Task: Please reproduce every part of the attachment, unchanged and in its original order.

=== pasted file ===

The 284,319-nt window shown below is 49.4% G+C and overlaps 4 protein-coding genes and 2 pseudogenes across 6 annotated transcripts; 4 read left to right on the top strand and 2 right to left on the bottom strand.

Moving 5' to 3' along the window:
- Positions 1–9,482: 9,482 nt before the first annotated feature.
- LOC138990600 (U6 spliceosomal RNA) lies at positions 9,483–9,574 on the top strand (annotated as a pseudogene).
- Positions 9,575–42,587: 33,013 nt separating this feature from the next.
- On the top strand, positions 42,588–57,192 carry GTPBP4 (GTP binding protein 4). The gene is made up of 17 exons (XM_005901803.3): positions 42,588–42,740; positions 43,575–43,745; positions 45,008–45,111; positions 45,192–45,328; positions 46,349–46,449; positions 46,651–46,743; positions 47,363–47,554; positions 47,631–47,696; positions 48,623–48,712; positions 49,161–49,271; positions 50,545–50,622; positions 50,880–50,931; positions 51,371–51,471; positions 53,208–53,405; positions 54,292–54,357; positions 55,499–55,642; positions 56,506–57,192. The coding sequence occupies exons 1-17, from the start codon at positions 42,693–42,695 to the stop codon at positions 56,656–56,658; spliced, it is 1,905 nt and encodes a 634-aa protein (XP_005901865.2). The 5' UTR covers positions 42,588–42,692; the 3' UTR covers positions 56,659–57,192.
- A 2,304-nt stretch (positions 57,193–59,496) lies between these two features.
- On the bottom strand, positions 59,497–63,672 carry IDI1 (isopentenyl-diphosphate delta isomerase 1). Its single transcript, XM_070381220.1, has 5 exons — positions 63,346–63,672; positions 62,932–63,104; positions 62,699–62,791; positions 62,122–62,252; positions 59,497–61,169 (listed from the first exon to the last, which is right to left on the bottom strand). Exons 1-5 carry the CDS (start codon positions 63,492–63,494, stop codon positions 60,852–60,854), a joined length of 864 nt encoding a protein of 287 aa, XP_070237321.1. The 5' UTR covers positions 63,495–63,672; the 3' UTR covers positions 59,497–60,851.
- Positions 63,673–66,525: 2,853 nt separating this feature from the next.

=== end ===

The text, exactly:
The 284,319-nt window shown below is 49.4% G+C and overlaps 4 protein-coding genes and 2 pseudogenes across 6 annotated transcripts; 4 read left to right on the top strand and 2 right to left on the bottom strand.

Moving 5' to 3' along the window:
- Positions 1–9,482: 9,482 nt before the first annotated feature.
- LOC138990600 (U6 spliceosomal RNA) lies at positions 9,483–9,574 on the top strand (annotated as a pseudogene).
- Positions 9,575–42,587: 33,013 nt separating this feature from the next.
- On the top strand, positions 42,588–57,192 carry GTPBP4 (GTP binding protein 4). The gene is made up of 17 exons (XM_005901803.3): positions 42,588–42,740; positions 43,575–43,745; positions 45,008–45,111; positions 45,192–45,328; positions 46,349–46,449; positions 46,651–46,743; positions 47,363–47,554; positions 47,631–47,696; positions 48,623–48,712; positions 49,161–49,271; positions 50,545–50,622; positions 50,880–50,931; positions 51,371–51,471; positions 53,208–53,405; positions 54,292–54,357; positions 55,499–55,642; positions 56,506–57,192. The coding sequence occupies exons 1-17, from the start codon at positions 42,693–42,695 to the stop codon at positions 56,656–56,658; spliced, it is 1,905 nt and encodes a 634-aa protein (XP_005901865.2). The 5' UTR covers positions 42,588–42,692; the 3' UTR covers positions 56,659–57,192.
- A 2,304-nt stretch (positions 57,193–59,496) lies between these two features.
- On the bottom strand, positions 59,497–63,672 carry IDI1 (isopentenyl-diphosphate delta isomerase 1). Its single transcript, XM_070381220.1, has 5 exons — positions 63,346–63,672; positions 62,932–63,104; positions 62,699–62,791; positions 62,122–62,252; positions 59,497–61,169 (listed from the first exon to the last, which is right to left on the bottom strand). Exons 1-5 carry the CDS (start codon positions 63,492–63,494, stop codon positions 60,852–60,854), a joined length of 864 nt encoding a protein of 287 aa, XP_070237321.1. The 5' UTR covers positions 63,495–63,672; the 3' UTR covers positions 59,497–60,851.
- Positions 63,673–66,525: 2,853 nt separating this feature from the next.